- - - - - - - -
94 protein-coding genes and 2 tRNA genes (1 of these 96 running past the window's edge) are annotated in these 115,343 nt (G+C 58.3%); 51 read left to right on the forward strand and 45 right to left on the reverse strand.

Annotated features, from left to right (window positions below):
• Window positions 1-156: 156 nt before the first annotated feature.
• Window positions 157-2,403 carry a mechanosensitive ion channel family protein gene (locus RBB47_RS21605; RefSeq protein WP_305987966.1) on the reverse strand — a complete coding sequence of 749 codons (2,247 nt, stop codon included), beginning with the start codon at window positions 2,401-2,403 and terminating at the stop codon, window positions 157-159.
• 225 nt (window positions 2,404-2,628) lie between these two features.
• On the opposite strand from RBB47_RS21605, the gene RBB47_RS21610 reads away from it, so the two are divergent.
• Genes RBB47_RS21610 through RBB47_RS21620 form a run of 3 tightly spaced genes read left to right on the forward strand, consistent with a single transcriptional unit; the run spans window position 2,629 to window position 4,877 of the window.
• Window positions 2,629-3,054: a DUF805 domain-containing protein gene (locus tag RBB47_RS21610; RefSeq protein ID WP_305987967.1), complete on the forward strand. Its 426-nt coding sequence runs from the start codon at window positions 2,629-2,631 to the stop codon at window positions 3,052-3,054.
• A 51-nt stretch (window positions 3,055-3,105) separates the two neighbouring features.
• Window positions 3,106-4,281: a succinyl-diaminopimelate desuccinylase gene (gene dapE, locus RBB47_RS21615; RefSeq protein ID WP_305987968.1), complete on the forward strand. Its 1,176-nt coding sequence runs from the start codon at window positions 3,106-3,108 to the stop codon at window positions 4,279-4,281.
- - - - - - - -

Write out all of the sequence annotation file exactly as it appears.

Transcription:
94 protein-coding genes and 2 tRNA genes (1 of these 96 running past the window's edge) are annotated in these 115,343 nt (G+C 58.3%); 51 read left to right on the forward strand and 45 right to left on the reverse strand.

Annotated features, from left to right (window positions below):
• Window positions 1-156: 156 nt before the first annotated feature.
• Window positions 157-2,403 carry a mechanosensitive ion channel family protein gene (locus RBB47_RS21605; RefSeq protein WP_305987966.1) on the reverse strand — a complete coding sequence of 749 codons (2,247 nt, stop codon included), beginning with the start codon at window positions 2,401-2,403 and terminating at the stop codon, window positions 157-159.
• 225 nt (window positions 2,404-2,628) lie between these two features.
• On the opposite strand from RBB47_RS21605, the gene RBB47_RS21610 reads away from it, so the two are divergent.
• Genes RBB47_RS21610 through RBB47_RS21620 form a run of 3 tightly spaced genes read left to right on the forward strand, consistent with a single transcriptional unit; the run spans window position 2,629 to window position 4,877 of the window.
• Window positions 2,629-3,054: a DUF805 domain-containing protein gene (locus tag RBB47_RS21610; RefSeq protein ID WP_305987967.1), complete on the forward strand. Its 426-nt coding sequence runs from the start codon at window positions 2,629-2,631 to the stop codon at window positions 3,052-3,054.
• A 51-nt stretch (window positions 3,055-3,105) separates the two neighbouring features.
• Window positions 3,106-4,281: a succinyl-diaminopimelate desuccinylase gene (gene dapE, locus RBB47_RS21615; RefSeq protein ID WP_305987968.1), complete on the forward strand. Its 1,176-nt coding sequence runs from the start codon at window positions 3,106-3,108 to the stop codon at window positions 4,279-4,281.